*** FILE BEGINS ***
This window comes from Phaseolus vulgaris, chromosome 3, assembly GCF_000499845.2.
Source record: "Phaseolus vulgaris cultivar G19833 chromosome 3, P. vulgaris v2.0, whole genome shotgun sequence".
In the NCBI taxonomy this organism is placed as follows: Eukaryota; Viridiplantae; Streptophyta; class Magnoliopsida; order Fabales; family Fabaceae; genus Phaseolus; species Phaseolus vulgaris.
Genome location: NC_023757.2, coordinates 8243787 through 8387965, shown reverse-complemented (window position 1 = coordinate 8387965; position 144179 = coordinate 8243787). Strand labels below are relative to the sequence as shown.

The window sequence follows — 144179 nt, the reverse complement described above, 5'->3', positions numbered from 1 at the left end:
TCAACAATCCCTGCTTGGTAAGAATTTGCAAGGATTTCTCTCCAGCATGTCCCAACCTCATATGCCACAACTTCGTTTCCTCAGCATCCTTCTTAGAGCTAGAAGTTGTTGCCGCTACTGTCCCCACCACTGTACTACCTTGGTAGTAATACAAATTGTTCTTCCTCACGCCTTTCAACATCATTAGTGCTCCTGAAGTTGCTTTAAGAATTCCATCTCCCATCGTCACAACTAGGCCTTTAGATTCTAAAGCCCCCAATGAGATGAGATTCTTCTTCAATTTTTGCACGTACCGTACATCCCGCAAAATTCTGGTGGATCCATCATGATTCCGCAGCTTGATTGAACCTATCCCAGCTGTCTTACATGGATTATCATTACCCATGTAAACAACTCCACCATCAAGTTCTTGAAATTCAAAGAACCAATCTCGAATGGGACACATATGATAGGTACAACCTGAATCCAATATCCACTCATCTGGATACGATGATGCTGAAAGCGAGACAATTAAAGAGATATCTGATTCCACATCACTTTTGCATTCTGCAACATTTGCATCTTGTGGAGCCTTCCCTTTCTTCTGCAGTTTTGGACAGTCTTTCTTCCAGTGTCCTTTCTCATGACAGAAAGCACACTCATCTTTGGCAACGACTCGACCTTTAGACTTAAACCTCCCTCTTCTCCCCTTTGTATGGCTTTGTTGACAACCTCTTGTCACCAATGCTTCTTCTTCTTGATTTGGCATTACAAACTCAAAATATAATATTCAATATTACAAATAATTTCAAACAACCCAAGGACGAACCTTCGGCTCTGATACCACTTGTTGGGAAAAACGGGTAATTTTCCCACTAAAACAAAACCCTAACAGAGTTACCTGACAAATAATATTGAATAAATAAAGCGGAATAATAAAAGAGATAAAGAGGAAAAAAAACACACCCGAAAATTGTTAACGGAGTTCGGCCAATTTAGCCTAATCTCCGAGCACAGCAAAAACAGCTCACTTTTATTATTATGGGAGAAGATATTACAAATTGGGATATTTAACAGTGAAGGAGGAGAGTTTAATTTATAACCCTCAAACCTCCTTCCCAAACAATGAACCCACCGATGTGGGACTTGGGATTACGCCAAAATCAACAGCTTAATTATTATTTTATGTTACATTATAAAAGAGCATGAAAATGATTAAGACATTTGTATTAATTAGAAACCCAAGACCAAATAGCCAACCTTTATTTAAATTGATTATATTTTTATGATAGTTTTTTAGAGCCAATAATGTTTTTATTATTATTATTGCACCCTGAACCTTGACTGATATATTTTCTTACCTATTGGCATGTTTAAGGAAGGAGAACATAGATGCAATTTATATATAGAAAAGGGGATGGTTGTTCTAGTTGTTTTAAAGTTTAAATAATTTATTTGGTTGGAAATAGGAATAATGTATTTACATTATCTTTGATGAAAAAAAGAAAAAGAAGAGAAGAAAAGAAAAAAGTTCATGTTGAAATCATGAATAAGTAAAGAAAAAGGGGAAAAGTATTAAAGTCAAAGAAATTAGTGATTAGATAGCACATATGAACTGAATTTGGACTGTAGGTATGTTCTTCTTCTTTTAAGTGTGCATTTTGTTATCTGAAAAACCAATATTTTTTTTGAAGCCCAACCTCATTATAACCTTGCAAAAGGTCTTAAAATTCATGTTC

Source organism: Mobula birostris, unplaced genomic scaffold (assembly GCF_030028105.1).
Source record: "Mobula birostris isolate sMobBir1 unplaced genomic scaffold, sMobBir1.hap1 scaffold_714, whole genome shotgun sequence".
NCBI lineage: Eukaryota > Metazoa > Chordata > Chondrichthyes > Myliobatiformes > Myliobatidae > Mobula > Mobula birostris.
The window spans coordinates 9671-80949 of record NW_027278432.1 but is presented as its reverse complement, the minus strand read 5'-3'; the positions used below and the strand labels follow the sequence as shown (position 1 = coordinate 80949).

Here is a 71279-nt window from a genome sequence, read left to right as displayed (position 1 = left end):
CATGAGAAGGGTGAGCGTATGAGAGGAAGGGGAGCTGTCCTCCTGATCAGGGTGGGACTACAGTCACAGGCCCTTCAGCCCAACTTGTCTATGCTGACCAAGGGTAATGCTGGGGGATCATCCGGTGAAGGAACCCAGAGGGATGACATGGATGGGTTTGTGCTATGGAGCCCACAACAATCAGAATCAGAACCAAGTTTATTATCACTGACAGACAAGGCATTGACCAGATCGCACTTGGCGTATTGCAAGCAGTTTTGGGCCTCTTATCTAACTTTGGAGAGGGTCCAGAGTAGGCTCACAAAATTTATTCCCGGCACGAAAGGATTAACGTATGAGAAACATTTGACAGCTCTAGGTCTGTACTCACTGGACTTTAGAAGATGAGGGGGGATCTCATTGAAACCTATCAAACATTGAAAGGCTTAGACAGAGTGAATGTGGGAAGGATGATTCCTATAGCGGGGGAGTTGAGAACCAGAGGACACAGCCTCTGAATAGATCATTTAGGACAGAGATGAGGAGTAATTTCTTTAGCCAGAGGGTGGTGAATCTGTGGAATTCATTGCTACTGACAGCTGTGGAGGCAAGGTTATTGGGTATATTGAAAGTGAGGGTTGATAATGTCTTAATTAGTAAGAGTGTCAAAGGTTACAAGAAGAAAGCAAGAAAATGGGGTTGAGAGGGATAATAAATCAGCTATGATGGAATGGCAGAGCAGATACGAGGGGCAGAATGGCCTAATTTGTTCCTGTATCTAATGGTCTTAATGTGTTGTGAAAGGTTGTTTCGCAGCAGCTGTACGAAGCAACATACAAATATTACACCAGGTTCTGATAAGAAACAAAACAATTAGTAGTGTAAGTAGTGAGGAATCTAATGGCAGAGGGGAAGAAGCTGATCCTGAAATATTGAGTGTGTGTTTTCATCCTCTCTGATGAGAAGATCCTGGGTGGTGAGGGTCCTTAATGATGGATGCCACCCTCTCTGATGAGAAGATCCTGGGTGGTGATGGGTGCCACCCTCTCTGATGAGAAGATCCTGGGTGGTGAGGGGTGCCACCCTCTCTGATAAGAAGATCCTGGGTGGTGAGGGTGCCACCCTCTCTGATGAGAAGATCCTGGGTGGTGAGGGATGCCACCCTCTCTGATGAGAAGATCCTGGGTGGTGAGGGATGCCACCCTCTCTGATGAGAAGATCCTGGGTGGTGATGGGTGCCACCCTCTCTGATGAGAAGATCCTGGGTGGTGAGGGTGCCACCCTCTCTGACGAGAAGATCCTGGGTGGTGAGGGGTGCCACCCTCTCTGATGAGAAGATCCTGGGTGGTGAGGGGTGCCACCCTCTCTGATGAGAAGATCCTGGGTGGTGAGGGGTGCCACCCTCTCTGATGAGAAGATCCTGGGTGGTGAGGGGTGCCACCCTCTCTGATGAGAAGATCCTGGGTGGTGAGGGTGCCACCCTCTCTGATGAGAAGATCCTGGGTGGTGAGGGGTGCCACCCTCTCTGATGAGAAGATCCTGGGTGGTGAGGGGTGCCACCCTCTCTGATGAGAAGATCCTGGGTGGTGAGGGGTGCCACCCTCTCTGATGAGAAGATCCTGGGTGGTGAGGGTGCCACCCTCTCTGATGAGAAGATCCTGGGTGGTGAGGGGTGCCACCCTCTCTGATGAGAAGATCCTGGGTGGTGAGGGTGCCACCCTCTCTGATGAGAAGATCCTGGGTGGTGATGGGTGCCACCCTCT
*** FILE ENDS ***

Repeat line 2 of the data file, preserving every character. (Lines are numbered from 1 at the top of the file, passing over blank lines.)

Source record: "Phaseolus vulgaris cultivar G19833 chromosome 3, P. vulgaris v2.0, whole genome shotgun sequence".